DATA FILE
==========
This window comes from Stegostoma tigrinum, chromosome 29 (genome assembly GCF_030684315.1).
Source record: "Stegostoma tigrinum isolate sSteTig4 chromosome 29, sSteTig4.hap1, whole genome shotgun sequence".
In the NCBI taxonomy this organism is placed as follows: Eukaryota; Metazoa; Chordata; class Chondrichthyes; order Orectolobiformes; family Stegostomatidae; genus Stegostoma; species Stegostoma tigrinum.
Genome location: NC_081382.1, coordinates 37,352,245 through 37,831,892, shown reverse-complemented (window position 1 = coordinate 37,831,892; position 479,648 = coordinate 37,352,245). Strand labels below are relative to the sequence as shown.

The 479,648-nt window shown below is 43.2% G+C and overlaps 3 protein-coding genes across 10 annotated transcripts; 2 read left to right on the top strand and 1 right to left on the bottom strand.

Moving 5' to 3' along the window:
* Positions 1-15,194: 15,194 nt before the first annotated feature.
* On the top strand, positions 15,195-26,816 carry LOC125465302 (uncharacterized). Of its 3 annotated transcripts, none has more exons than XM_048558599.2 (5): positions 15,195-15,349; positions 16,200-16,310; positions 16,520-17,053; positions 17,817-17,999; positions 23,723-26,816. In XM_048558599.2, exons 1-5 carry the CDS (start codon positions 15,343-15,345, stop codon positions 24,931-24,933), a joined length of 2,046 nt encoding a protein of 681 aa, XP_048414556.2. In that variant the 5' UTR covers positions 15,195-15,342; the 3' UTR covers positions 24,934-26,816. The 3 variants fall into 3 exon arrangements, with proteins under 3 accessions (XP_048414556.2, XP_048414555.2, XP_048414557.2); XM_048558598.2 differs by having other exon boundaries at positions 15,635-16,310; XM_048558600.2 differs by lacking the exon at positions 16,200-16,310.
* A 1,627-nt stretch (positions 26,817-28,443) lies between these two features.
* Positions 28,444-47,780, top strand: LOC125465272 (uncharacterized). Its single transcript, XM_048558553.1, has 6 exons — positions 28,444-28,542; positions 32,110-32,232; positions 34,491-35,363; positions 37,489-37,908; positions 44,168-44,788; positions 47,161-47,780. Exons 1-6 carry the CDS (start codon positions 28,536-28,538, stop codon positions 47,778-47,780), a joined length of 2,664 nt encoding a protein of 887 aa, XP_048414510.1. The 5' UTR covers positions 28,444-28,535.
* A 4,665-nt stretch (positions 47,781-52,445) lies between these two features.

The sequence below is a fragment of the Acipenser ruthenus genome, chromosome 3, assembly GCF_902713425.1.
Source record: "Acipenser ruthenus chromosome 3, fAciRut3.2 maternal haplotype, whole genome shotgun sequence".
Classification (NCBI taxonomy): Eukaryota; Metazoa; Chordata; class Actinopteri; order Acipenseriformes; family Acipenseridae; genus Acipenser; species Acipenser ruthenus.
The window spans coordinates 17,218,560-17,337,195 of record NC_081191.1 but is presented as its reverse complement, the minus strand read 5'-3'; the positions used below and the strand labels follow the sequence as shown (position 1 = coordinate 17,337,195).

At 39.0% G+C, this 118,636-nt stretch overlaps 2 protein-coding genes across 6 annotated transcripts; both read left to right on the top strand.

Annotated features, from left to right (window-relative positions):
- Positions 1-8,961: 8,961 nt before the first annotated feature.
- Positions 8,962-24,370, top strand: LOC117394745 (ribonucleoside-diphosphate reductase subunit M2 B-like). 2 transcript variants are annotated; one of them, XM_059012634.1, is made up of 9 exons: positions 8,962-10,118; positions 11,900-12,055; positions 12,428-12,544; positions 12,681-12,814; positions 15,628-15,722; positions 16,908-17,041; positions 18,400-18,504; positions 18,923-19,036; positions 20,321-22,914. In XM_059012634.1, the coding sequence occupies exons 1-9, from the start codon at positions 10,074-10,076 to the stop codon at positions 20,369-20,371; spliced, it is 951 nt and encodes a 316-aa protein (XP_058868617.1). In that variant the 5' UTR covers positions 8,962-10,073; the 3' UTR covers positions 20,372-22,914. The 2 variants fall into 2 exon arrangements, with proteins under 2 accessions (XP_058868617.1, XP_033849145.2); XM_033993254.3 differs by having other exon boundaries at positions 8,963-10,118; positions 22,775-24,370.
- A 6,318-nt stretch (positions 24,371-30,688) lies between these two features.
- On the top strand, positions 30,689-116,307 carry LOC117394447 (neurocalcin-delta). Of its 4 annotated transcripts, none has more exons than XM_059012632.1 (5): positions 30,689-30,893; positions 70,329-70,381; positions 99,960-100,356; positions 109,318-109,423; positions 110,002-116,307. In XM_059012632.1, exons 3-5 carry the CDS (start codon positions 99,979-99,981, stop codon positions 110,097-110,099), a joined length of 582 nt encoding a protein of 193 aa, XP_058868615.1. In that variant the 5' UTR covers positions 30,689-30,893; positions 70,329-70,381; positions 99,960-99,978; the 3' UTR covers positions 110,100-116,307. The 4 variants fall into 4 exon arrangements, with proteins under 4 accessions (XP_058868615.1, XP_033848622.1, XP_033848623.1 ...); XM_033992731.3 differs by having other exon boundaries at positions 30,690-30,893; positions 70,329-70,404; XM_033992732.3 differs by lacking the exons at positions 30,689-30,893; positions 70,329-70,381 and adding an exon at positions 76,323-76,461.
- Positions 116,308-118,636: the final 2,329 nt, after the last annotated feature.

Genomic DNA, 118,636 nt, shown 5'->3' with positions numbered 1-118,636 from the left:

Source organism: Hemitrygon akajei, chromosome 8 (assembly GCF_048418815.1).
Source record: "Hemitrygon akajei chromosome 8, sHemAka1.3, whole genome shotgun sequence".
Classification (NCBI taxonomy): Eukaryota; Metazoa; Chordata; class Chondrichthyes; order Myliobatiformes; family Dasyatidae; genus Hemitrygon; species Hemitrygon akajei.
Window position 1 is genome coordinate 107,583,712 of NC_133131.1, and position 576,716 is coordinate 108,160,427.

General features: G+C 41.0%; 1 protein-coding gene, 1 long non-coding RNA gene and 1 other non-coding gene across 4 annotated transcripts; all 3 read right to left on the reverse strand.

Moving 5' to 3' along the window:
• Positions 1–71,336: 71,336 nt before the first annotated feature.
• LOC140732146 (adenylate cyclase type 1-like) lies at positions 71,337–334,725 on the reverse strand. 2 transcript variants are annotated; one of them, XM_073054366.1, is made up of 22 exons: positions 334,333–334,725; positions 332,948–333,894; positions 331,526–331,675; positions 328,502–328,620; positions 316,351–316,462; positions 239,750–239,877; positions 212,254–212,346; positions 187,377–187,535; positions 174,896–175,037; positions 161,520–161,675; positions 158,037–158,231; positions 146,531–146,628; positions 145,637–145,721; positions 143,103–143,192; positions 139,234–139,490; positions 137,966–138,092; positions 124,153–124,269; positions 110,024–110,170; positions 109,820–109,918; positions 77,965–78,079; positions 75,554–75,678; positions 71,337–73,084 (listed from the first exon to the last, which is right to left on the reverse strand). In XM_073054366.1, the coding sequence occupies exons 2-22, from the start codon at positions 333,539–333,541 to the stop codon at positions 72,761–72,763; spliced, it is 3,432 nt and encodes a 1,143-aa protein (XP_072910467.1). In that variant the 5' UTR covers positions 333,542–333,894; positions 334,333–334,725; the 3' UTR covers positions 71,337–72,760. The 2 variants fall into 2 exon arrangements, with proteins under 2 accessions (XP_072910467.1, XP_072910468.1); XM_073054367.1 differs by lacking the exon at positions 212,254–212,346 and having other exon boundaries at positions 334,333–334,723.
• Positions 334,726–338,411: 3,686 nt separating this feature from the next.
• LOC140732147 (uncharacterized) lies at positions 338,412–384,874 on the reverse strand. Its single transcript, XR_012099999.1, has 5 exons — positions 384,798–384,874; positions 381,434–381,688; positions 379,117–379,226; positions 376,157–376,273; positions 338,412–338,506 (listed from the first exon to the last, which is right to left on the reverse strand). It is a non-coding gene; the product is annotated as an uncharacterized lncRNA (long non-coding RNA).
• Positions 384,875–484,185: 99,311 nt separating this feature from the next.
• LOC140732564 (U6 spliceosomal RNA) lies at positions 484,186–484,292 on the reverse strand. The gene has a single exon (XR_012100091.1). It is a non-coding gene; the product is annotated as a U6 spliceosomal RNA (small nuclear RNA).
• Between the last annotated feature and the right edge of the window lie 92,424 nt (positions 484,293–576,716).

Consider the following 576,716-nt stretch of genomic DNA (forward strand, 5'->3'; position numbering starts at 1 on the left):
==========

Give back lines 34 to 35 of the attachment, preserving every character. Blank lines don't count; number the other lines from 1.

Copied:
• Positions 384,875–484,185: 99,311 nt separating this feature from the next.
• LOC140732564 (U6 spliceosomal RNA) lies at positions 484,186–484,292 on the reverse strand. The gene has a single exon (XR_012100091.1). It is a non-coding gene; the product is annotated as a U6 spliceosomal RNA (small nuclear RNA).